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EVENTS

OCT 15: "Central European Refugees in Republican China" by Matyas Mervay

Central European refugee communities in Republican China

RASBJ Members only event.
 

What: Matyas Mervay on Central European refugee communities in Republican China.
When: Tuesday 15th October 7pm Doors open 6:50
Where: Ambassador's Residence,  located by the East Gate of the Embassy of the Slovak Republic on Jianhua Road 建华路  (opposite the Consular Section of the Embassy of Singapore/新加坡大使馆签证处对面.  – click here for Google Maps, here for Baidu Map and here for Baidu "Street View“)

Please note that entry via the West Gate (located on Ritan Lu/日坛路) will not be possible, we kindly ask all participants to enter via the East Gate only.

How much: Free (Members only)
RSVP Email communications.ras.bj@gmail.com
 
DON'T FORGET TO BRING YOUR PASSPORT OR OTHER FORM OF PHOTO ID TO ENTER THE EMBASSY 
 
About the lecture
Have you heard of the Shanghai Jewish refugees during World War Two? How about the Austro-Hungarian refugee soldiers in World War One? Did you know that their activities posed serious challenges not only to the Entente wartime espionage but also their internment to the Chinese authorities? This talk will introduce a project that aims to retrace, collect and make sense of the various evidence about the presence and roles that individuals and communities from the Austro-Hungarian Empire’s former territories took in China between 1912-1949. This presentation will also draw on some of the most recent primary sources from the People’s Republic concerning Central Europeans. These fresh discoveries come from Mátyás’ current (and ongoing) visits in the various archives across China.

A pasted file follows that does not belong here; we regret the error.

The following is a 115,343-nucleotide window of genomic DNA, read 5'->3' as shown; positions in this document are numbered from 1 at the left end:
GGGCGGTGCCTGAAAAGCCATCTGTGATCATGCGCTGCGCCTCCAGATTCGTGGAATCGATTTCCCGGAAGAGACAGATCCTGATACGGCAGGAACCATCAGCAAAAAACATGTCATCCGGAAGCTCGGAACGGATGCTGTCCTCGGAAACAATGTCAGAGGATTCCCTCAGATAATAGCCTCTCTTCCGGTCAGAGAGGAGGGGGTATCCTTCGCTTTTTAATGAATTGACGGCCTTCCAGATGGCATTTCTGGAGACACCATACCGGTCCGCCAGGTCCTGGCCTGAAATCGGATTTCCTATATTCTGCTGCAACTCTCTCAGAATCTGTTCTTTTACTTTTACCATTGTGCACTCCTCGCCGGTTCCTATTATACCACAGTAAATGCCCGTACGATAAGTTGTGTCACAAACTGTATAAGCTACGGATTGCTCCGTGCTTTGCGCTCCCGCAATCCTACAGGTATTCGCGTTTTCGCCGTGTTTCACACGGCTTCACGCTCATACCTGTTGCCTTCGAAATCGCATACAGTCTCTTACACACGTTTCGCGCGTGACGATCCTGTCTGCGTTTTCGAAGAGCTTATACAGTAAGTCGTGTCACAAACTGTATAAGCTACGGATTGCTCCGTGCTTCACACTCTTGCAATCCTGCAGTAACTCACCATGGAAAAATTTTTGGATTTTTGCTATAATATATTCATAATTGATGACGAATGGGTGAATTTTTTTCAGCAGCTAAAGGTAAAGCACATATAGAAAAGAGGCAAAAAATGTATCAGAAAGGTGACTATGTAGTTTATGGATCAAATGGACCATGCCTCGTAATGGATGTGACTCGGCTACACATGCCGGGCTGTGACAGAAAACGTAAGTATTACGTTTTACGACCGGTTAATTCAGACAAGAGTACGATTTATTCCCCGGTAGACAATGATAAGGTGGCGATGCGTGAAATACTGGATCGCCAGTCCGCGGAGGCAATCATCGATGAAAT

About the Speaker
Mátyás Mervay is a Ph.D. Candidate at New York University’s Department of History. He earned his B.A. in History at the Eötvös Lóránd University (Budapest, Hungary) and his Master’s degree at Nankai University (Tianjin, China), majoring in Modern and Contemporary Chinese History. His M.A. thesis dealt with the internment of the Austro–Hungarian prisoners of war in China during World War I. His research was also published in academic journals both in Chinese and in English. Besides regularly presenting at scholarly conferences of both the East Asian and the Eastern European fields, Matyas has also been active in engaging with non-academic audiences by writing public history articles, blogging as well as giving interviews on China related topics.

 

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